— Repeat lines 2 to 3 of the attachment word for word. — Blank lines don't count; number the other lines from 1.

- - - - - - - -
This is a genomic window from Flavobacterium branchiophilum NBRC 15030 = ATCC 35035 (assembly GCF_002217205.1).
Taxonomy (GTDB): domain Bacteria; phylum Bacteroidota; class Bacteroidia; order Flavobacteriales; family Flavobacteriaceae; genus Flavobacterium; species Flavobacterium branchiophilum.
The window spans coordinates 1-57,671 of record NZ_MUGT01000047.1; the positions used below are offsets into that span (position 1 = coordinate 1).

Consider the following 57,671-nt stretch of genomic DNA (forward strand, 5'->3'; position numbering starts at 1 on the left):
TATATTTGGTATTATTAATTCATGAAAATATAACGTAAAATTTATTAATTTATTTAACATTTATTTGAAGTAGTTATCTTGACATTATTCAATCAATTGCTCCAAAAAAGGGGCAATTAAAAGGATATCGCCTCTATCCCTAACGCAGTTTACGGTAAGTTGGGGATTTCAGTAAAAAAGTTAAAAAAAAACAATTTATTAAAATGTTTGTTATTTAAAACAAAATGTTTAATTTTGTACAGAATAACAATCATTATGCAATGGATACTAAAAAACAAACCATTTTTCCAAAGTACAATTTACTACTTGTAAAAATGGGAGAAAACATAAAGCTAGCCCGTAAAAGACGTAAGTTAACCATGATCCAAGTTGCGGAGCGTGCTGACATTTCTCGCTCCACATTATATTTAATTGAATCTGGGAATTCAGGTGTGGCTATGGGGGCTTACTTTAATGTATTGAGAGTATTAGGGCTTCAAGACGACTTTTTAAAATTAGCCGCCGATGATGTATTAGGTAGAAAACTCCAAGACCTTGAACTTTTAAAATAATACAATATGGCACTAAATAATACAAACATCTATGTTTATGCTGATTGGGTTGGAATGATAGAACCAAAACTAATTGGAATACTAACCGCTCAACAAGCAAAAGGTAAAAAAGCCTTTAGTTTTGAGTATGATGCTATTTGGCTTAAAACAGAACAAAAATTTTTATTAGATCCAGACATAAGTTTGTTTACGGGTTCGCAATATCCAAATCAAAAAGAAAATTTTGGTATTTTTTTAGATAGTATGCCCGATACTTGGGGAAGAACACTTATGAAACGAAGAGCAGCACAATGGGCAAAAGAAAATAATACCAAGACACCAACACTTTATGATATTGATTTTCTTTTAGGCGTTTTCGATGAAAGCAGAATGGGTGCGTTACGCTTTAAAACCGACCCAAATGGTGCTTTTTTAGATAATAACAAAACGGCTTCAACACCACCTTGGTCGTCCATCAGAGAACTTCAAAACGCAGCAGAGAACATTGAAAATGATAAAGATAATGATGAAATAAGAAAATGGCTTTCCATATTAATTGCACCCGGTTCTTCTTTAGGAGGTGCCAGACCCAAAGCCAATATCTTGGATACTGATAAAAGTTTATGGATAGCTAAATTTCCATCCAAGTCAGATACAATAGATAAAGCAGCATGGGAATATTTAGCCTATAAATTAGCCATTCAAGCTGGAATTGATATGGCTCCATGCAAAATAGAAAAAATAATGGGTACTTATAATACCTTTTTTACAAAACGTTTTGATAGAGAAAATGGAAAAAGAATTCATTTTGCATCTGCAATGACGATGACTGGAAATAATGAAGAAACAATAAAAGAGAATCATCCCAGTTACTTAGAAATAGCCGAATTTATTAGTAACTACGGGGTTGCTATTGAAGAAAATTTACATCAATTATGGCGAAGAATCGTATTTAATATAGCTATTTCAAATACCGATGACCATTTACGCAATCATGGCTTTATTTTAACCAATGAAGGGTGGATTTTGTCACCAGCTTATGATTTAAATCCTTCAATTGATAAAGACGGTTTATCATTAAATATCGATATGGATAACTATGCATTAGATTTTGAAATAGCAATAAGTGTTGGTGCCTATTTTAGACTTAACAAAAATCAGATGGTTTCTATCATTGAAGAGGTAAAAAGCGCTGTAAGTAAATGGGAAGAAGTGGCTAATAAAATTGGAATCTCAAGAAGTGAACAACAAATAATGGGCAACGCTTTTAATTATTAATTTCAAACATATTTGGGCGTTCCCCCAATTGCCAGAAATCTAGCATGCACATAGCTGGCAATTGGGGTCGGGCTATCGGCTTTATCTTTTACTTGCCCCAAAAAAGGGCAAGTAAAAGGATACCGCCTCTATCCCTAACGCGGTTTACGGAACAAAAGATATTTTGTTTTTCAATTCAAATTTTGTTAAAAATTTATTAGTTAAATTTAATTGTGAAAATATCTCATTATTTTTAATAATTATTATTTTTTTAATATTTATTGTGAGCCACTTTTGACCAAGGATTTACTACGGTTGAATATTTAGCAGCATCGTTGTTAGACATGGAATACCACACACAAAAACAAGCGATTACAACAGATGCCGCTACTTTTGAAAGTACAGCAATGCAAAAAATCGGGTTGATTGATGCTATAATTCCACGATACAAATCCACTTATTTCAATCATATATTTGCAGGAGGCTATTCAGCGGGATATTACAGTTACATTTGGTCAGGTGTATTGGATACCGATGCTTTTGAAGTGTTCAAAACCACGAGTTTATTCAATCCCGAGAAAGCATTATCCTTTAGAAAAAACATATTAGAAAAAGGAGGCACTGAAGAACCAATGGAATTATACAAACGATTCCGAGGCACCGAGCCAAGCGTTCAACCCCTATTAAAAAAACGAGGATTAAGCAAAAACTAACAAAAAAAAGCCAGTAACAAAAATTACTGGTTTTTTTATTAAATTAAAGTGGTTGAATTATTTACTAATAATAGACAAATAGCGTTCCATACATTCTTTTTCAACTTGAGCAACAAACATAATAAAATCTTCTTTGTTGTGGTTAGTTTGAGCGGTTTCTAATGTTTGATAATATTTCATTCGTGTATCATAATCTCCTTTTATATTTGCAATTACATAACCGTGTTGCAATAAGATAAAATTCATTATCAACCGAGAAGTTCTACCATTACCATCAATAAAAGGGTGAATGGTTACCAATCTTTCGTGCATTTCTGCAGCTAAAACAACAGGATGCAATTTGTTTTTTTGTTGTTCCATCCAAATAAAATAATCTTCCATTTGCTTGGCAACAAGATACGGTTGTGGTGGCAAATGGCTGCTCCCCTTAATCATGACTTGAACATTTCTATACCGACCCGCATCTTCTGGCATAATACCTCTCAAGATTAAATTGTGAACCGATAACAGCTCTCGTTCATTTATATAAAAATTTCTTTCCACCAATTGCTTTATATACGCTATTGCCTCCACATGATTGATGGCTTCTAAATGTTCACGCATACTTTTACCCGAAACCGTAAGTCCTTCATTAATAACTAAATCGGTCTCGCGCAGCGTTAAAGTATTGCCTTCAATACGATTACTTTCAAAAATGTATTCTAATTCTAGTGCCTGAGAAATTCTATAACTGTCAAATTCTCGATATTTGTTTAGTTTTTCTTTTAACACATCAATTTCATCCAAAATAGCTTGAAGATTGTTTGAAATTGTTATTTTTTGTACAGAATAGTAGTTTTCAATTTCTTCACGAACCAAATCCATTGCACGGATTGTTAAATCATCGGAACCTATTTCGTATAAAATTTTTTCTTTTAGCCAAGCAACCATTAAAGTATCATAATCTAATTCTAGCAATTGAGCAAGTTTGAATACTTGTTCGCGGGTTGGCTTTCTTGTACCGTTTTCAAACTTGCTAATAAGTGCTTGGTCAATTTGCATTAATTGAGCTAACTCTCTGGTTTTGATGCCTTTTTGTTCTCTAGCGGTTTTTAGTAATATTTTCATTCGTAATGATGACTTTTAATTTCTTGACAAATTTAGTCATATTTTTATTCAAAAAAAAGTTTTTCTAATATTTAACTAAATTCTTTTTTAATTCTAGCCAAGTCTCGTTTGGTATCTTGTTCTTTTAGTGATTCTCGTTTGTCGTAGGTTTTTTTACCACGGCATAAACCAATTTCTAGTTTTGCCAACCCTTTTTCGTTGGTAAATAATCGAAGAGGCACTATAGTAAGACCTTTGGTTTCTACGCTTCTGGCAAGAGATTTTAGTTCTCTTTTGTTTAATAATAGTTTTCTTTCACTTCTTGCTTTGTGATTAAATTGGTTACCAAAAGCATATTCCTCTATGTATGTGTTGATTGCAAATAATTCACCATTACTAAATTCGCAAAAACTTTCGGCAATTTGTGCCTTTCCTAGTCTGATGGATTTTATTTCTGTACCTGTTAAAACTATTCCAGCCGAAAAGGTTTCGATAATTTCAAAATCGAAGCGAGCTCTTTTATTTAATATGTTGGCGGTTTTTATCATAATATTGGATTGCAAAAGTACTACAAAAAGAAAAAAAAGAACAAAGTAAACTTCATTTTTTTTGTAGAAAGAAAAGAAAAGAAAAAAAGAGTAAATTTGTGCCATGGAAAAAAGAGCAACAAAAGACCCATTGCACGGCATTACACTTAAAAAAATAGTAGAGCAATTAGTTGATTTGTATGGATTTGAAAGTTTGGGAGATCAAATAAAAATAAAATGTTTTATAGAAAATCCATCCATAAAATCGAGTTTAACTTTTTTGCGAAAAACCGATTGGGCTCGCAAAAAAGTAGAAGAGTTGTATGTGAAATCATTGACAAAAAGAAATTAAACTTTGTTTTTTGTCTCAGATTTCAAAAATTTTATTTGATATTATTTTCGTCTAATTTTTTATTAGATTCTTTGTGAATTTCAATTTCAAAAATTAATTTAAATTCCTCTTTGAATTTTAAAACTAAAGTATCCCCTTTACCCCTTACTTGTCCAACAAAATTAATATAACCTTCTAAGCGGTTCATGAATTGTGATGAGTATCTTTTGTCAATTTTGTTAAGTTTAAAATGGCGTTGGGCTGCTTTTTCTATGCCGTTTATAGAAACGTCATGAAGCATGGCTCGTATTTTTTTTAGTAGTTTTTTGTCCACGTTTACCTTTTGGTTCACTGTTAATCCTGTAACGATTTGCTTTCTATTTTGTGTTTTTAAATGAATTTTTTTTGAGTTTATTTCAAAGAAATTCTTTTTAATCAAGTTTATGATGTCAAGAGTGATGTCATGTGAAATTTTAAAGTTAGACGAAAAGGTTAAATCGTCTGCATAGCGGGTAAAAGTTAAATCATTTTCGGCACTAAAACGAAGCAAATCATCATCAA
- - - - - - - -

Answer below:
Taxonomy (GTDB): domain Bacteria; phylum Bacteroidota; class Bacteroidia; order Flavobacteriales; family Flavobacteriaceae; genus Flavobacterium; species Flavobacterium branchiophilum.
The window spans coordinates 1-57,671 of record NZ_MUGT01000047.1; the positions used below are offsets into that span (position 1 = coordinate 1).